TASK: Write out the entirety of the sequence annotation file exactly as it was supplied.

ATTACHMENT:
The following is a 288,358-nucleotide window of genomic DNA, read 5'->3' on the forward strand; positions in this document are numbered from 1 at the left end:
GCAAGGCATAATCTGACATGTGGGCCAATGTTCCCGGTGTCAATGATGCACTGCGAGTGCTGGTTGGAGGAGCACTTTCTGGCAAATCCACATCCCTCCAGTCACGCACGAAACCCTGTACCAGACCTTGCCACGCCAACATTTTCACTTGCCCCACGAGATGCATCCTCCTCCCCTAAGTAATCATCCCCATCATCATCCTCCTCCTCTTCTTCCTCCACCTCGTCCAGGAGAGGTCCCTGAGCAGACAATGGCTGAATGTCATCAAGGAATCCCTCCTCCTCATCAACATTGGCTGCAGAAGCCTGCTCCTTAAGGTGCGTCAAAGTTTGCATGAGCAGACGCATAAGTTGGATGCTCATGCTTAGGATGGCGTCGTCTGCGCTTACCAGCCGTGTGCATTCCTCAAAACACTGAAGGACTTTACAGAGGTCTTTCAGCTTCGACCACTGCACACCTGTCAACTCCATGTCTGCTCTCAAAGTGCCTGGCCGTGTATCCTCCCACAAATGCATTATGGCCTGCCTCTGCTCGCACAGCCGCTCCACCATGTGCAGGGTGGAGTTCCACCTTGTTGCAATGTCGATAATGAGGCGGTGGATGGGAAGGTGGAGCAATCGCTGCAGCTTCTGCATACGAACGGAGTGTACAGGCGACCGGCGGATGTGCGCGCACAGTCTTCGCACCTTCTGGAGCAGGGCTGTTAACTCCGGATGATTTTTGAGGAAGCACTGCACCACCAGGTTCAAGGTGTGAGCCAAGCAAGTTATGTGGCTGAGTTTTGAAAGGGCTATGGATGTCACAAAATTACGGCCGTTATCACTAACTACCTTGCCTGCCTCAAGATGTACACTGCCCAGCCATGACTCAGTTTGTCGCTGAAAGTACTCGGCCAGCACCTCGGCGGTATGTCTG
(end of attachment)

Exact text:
The following is a 288,358-nucleotide window of genomic DNA, read 5'->3' on the forward strand; positions in this document are numbered from 1 at the left end:
GCAAGGCATAATCTGACATGTGGGCCAATGTTCCCGGTGTCAATGATGCACTGCGAGTGCTGGTTGGAGGAGCACTTTCTGGCAAATCCACATCCCTCCAGTCACGCACGAAACCCTGTACCAGACCTTGCCACGCCAACATTTTCACTTGCCCCACGAGATGCATCCTCCTCCCCTAAGTAATCATCCCCATCATCATCCTCCTCCTCTTCTTCCTCCACCTCGTCCAGGAGAGGTCCCTGAGCAGACAATGGCTGAATGTCATCAAGGAATCCCTCCTCCTCATCAACATTGGCTGCAGAAGCCTGCTCCTTAAGGTGCGTCAAAGTTTGCATGAGCAGACGCATAAGTTGGATGCTCATGCTTAGGATGGCGTCGTCTGCGCTTACCAGCCGTGTGCATTCCTCAAAACACTGAAGGACTTTACAGAGGTCTTTCAGCTTCGACCACTGCACACCTGTCAACTCCATGTCTGCTCTCAAAGTGCCTGGCCGTGTATCCTCCCACAAATGCATTATGGCCTGCCTCTGCTCGCACAGCCGCTCCACCATGTGCAGGGTGGAGTTCCACCTTGTTGCAATGTCGATAATGAGGCGGTGGATGGGAAGGTGGAGCAATCGCTGCAGCTTCTGCATACGAACGGAGTGTACAGGCGACCGGCGGATGTGCGCGCACAGTCTTCGCACCTTCTGGAGCAGGGCTGTTAACTCCGGATGATTTTTGAGGAAGCACTGCACCACCAGGTTCAAGGTGTGAGCCAAGCAAGTTATGTGGCTGAGTTTTGAAAGGGCTATGGATGTCACAAAATTACGGCCGTTATCACTAACTACCTTGCCTGCCTCAAGATGTACACTGCCCAGCCATGACTCAGTTTGTCGCTGAAAGTACTCGGCCAGCACCTCGGCGGTATGTCTG